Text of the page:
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Thursday, August 28, 2014

Strange wear on front of Class-A

Jim said:  "I attended one of your programs at the (FMCA) Redmond rally.  It was most interesting, and it convinced me that you may be the one person who has the background to identify the cause of my issue.  I’ve shown the photos to about 4 different dealers of Goodyear RV tire dealers and I’ve gotten 4 different answers.  I’ve also sketched the phenomena for the service manager at Josam alignment in Orlando, and he says it’s just typical of Goodyear tires, with no way to correct the situation.  It’s also been identified as “rivering,” which has been the subject of numerous posts on RV forums.
My coach is a 2011 34’ Newmar Ventana, on a Freightliner chassis.  I have had the coach weighed and, based on weight plus a safety factory, run them at about 85 PSI cold.  The deeper wear groove at the first groove happens on both the inside and the outside of both front tires, but not on the rear duals.
If you would be so kind as to respond with your thoughts it would be most appreciated.
 Jim S,
 Summerfield, FL (but currently on the road)"
 
Here are the pictures Jim Sent

 First I have to say, I wish everyone sending pictures of a tire condition took as good pictures as Jim did.
Well lit and close enough to clearly see the condition in question.
Anyway, here was  my reply:
" Jim,  Glad you enjoyed the seminar. Yes that is classical "Rivering". This is not something that only happens to Goodyear tires but is also seen on other brands. Its also not seen on all Goodyears either. It is a combination of tread pattern (design) and the selection of components and materials for the tire specification and the suspension characteristics of the vehicle. We design engineers do work at avoiding it but it is something that doesn't normally show up in our accelerated testing early in the design process so sometimes we can not "fix" it.

In my opinion, it is not a safety concern, but just a wear issue.
The best thing you could do is to swap out the two fronts for one of the set of duals. Now you do need to confirm the OD of the two tires going on as a set of duals is within 1/4".  The best way to confirm that is to measure the Outside Circumference while fully inflated and confirm the OC is within 3/4" of each other. Do the measurement before any tire dismounting is done to save $.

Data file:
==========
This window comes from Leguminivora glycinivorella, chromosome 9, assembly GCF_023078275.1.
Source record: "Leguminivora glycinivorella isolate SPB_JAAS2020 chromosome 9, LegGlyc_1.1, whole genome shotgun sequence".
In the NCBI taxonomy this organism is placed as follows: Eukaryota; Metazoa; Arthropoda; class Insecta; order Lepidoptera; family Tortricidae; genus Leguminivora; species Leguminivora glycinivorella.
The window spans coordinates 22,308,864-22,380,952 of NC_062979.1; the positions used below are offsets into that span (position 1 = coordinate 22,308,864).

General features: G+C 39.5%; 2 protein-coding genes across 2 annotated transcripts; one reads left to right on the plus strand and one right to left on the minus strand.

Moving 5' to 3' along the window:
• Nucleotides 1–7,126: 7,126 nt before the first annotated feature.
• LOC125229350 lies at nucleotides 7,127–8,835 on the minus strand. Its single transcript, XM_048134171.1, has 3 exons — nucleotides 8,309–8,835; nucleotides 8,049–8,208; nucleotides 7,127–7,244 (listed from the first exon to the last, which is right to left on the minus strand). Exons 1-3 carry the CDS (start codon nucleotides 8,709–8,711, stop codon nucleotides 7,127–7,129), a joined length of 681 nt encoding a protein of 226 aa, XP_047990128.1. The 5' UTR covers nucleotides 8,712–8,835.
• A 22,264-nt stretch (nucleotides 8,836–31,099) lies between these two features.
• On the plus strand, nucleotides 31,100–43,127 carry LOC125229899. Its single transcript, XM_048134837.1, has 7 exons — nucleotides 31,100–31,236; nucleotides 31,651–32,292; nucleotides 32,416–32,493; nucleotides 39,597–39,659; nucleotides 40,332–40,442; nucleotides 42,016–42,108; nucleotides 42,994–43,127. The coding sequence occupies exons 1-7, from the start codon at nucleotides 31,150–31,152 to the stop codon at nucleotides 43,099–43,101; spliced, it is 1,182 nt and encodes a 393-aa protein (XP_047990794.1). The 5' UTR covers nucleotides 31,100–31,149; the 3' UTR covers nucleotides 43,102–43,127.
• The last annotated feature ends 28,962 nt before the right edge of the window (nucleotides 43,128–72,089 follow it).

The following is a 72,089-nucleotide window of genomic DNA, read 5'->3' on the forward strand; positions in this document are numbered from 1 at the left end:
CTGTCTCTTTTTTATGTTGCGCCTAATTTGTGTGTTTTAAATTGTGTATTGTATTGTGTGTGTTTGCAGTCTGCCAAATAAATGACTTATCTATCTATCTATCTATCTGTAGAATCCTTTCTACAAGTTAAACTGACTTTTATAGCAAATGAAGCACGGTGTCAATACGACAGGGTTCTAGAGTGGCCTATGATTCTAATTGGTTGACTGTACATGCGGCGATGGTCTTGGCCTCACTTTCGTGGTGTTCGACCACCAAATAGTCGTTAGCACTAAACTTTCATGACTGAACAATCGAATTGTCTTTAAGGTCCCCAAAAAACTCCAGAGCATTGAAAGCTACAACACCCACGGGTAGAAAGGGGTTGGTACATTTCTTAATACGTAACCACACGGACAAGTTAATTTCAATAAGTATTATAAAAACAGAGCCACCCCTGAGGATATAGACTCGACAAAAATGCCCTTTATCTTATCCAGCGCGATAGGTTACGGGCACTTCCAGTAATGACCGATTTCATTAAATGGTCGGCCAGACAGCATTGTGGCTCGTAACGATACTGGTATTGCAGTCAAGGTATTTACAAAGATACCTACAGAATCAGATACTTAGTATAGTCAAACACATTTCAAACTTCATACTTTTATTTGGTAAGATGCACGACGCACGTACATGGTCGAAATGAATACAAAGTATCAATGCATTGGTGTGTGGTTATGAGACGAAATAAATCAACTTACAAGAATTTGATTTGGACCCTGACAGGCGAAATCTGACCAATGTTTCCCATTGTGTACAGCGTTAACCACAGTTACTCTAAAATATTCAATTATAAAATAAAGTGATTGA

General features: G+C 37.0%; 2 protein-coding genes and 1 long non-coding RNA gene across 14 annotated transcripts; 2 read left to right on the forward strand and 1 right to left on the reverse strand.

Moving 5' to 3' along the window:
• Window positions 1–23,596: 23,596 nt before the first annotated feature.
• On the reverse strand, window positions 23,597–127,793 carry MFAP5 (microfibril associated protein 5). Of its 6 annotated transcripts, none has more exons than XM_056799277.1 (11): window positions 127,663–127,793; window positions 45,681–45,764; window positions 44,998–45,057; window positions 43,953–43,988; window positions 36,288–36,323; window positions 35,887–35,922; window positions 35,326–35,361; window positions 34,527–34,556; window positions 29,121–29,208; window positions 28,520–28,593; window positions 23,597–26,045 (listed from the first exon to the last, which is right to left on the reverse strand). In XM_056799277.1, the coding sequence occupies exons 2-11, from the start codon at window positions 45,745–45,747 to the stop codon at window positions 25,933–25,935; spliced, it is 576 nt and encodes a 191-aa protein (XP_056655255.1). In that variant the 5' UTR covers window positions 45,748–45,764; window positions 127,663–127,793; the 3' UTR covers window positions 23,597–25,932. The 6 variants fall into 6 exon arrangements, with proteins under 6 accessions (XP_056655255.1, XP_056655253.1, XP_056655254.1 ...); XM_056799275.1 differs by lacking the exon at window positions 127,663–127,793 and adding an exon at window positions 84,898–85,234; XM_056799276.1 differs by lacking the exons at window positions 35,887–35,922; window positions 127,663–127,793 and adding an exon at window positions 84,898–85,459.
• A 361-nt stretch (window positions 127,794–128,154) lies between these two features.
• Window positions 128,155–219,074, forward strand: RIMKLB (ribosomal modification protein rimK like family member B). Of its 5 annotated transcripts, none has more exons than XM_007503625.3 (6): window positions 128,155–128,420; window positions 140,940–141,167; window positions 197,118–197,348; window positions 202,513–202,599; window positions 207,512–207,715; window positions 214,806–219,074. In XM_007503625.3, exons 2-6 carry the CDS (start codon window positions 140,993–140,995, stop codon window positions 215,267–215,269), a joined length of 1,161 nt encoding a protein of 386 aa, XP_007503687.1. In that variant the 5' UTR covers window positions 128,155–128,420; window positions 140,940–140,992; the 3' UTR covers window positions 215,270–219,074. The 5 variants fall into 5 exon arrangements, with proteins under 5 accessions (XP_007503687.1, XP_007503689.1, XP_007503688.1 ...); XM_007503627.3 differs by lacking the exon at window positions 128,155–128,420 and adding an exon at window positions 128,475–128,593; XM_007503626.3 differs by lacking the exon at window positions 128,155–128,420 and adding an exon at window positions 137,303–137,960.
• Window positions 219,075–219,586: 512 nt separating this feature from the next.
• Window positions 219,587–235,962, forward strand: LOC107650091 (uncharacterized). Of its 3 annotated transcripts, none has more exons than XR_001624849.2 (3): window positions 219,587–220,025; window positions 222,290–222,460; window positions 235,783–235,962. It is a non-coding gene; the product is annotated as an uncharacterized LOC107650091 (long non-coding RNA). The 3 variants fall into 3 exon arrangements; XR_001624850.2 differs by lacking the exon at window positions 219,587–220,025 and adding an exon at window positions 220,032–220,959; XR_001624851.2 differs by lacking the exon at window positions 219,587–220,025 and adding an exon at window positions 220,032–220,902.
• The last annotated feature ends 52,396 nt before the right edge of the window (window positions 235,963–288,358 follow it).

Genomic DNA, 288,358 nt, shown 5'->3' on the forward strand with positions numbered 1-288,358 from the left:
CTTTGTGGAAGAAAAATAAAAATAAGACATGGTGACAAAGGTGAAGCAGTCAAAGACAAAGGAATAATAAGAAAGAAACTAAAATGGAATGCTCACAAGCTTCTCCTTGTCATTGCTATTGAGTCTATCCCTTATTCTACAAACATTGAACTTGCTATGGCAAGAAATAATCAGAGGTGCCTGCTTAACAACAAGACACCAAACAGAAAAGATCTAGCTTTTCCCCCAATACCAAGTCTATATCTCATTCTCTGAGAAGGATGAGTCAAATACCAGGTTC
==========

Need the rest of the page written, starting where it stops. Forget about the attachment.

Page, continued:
I don't know what wheels you have and sometimes you need to swap wheels sometimes not when moving from front to back.
I did a post or two on my blog and even a YouTube video on RVTravel channel on the topic and importance of matching duals. Just select from the list of "labels" displayed on the right side of my blog page for all the posts concerning DUALS.
Normally "Big Rigs" do not need tire rotation but this is one of the few times it is the correct course of action.

Hope this helps."


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Friday, August 22, 2014

How to weigh your RV for free

If you live in or travel through Oregon you can check the load on each axle and even get an approximation on your individual corner weights. I did this myself last week.

There are many truck scales across the state that are open and the electronic scale are left on after hours. You simply drive onto the pad and read the total load for that axle on the display panel located on a post about 40' ahead of you.

Now if there are no trucks using the scale you may be able to simply swing around or back up and get just the right side tire loads for each axle. With those figures its easy to subtract and get the approximate load on the left side positions.

See it in this picture where I am getting the weight on my Right Rear duals.

I say "approximate" as unlike the scale set-up used by RVSEF there will be a slight tilt away from the scale pad but I would think you should be within a couple percent of the actual side-to-side load distribution. I am pretty confident that most of you will have figures that are closer to the actual side-to-side weight distribution than just assuming you have a 50/50 side-to-side split on each axle.

With the individual corner loading you can then use the published Load/Inflation tables from your tire manufacturer company to learn the MINIMUM inflation you need based on the heavy side loads. Then simply add 10% to that inflation number for your "inflation margin" and you should be good to go. At least till you get on real, properly set-up individual RV corner weight scales.

Now I admit I do not know which other states provide this safety service to motorists, truck and RV owners, but for folks on the far west coast this is a great deal, at least till you are able to get the actual corner weights of your RV, or individual tire loads for trailers, confirmed by RVSEF.

If you know of another state that has scales available to the public as Oregon does, please post in the comments below as this information will help your fellow RVers


EDIT AND UPDATE   8/25/14
This post relates to Motorized RVs NOT Towables. Trailers have SPECIAL considerations for setting the inflation that I cover in THIS post.


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